FROM THE MARGINS
The future is Agriculture 4. 0. Slowly but surely, the breakthroughs within technology that have transformed other industries is changing agriculture. Connectivity, mobile adoption, artificial intelligence, and other emerging technologies are transforming the whole agricultural value chain.
Last Nov. 22, I attended the INDX 2 . 0 Summit organized by FINTECH Alliance. ph, the largest association of financial technology players which collectively generates 90 percent of digital-initiated transactions volume in the country. The summit brought together more than 250 participants for in-depth discussions on the electronic transformation associated with our key economic sectors: agriculture, education, health, energy, transportation, and finance, among others. I was honored to be invited as a panelist on the digitalization of the particular agricultural sector.
There is a lot of potential for our agricultural sector to improve. The economy as measured by gross domestic product (GDP) — the total value of goods and services produced in the specific period — grew by 7. 6 percent in the 3rd quarter of this year. But the main contributors in order to GDP growth came from the particular services plus industry industries. Agriculture contributed 8. 5 percent, much lower compared to its 9. 6 percent contribution to the GDP in 2021.
Digitalization offers the potential to address the productivity, sustainability and resilience challenges in the farming sector. Developing a Digital Roadmap with regard to Agriculture could help the government promote plus integrate precision agriculture and digital technology in local farming practices. This Roadmap should incentivize public-private partnerships to help small farmers in the poorest provinces, plus support digital monitoring of the agricultural worth chain and supply chain, both at the regional and the farmers’ level.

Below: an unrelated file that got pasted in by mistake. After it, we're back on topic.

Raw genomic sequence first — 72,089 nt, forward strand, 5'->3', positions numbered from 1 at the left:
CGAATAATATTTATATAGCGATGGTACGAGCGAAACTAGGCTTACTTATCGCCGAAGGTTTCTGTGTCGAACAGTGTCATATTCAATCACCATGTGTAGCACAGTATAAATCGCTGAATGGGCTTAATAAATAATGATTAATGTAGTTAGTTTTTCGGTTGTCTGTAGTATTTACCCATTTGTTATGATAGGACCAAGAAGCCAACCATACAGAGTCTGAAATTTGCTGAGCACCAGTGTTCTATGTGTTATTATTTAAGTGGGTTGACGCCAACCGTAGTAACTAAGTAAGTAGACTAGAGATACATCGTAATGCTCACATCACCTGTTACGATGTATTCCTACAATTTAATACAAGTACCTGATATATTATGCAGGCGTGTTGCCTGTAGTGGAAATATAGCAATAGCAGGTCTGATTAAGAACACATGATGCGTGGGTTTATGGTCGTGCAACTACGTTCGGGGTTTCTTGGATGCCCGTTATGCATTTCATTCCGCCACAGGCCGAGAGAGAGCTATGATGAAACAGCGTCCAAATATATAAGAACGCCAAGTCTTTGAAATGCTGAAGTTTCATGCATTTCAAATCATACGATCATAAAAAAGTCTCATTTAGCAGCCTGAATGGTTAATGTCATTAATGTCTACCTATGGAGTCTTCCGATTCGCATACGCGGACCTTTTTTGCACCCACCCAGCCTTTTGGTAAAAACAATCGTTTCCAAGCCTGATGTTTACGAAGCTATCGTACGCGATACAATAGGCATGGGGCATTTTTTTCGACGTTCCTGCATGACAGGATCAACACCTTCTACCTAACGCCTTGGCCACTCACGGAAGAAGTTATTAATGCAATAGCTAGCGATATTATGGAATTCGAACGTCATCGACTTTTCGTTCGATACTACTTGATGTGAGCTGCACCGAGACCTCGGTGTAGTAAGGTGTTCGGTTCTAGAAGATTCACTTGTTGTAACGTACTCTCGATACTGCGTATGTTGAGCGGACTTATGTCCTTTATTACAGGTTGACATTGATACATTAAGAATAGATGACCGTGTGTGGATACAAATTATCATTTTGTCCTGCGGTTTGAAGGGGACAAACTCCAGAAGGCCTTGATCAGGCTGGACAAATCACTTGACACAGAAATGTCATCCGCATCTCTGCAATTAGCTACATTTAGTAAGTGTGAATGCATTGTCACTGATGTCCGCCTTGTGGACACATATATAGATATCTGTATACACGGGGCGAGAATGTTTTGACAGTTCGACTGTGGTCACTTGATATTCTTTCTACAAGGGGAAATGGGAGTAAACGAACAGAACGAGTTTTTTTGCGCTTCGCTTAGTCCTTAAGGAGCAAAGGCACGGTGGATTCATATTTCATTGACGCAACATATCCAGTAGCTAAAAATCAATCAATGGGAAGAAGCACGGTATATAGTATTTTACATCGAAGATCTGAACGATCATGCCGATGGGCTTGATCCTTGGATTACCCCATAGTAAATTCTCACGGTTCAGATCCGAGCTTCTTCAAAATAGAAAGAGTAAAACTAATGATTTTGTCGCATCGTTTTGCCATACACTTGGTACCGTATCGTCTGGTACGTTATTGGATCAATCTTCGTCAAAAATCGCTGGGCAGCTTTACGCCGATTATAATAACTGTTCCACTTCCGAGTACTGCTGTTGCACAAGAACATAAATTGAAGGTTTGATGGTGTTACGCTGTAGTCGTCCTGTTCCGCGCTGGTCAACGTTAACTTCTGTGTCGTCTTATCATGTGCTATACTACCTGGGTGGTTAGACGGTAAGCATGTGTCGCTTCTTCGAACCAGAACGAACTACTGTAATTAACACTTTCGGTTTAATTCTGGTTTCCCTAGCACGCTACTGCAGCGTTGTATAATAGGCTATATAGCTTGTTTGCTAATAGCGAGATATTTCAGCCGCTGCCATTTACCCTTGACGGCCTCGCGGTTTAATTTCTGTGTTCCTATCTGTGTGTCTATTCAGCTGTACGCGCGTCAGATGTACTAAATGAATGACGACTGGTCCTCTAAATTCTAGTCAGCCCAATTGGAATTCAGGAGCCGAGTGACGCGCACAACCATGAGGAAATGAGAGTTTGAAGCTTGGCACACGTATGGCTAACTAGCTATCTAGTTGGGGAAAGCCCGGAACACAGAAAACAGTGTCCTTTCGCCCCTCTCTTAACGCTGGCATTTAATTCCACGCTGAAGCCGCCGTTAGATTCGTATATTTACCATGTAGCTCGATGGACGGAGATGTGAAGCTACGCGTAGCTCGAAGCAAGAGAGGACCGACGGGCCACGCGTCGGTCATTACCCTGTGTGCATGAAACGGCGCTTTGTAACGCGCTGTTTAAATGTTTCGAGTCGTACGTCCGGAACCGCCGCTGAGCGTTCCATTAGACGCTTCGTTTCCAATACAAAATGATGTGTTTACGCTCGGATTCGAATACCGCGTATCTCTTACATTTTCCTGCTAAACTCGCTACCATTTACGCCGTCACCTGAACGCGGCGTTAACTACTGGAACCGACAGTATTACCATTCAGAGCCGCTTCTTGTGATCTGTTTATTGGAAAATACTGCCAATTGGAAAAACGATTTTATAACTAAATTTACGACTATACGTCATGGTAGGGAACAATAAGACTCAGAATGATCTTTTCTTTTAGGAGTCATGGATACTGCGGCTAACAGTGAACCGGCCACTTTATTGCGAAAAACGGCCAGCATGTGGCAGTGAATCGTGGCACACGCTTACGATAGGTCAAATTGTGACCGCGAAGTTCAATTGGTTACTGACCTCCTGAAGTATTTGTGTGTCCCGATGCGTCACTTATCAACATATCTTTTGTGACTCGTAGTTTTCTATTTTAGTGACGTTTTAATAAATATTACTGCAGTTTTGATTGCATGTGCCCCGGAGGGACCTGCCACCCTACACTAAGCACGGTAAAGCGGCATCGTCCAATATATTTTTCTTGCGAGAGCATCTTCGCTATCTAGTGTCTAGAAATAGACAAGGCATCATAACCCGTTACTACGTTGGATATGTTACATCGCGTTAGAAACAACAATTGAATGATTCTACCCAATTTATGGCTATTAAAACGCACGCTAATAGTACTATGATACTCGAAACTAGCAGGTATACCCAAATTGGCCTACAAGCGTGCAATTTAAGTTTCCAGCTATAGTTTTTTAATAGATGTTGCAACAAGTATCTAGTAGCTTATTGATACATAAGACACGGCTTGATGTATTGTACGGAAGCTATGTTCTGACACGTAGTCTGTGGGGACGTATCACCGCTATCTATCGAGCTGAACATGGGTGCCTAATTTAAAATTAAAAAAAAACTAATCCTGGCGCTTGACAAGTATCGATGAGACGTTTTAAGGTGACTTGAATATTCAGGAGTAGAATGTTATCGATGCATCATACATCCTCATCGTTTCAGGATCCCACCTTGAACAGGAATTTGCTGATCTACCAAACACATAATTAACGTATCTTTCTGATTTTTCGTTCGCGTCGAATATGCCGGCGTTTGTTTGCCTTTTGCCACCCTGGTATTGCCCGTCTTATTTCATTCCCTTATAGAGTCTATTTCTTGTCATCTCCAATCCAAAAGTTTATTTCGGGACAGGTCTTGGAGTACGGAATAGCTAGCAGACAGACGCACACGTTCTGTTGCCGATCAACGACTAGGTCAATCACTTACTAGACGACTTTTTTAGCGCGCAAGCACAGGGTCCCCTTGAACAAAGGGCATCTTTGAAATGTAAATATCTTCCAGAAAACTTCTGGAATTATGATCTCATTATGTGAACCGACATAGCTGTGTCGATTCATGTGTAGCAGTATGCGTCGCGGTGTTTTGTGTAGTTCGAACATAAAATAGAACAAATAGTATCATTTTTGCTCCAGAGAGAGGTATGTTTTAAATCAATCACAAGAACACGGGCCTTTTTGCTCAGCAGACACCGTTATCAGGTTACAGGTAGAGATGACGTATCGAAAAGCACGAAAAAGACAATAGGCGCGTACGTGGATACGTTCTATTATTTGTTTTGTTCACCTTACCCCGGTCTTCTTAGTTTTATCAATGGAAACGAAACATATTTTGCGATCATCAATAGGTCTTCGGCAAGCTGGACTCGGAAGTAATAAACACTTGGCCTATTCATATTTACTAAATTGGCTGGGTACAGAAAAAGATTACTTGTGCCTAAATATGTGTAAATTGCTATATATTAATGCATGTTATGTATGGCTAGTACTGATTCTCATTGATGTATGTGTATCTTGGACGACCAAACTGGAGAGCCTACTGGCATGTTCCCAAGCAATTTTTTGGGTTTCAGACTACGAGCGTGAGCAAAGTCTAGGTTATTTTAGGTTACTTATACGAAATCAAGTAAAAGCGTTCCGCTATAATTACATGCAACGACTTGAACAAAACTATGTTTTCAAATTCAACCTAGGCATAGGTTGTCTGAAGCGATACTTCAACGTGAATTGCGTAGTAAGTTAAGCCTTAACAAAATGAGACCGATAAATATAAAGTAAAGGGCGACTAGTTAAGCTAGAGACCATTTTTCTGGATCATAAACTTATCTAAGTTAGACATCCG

Giving small farmers access to technology-enhanced farming practices, information on market prices of commodities, fertilizers, pesticides, machineries, and some other farm inputs would greatly increase their efficiency and resilience. This type of info should be made available in order to the direct tillers associated with the land, not just agribusiness firms and those with large farmholdings.
Financial exclusion is prevalent in farming, so pursuing BSP’s National Strategy for Financial Inclusion is important. To ensure that poor maqui berry farmers will not be left behind, these barriers to digitalization need to be addressed:
a) There is limited access to agricultural financing, which also limits digitalization. The banking system generated a total of ₱6. 5 trillion loanable funds in 2020, but only six % went to agriculture, according to the Agricultural Credit Policy Council. The banks’ overall compliance in order to the Agri-Agra Law has been only 10 percent, which is 15 percent short of the particular mandated credit quota. With compliance declining over the past 10 years, we need to develop appropriate lending plus incentives framework to encourage banks and financial institutions to lend to the agriculture field.
b) Access to technology is also limited, along with ICT systems and devices hardly affordable to farmers, their families and cooperatives.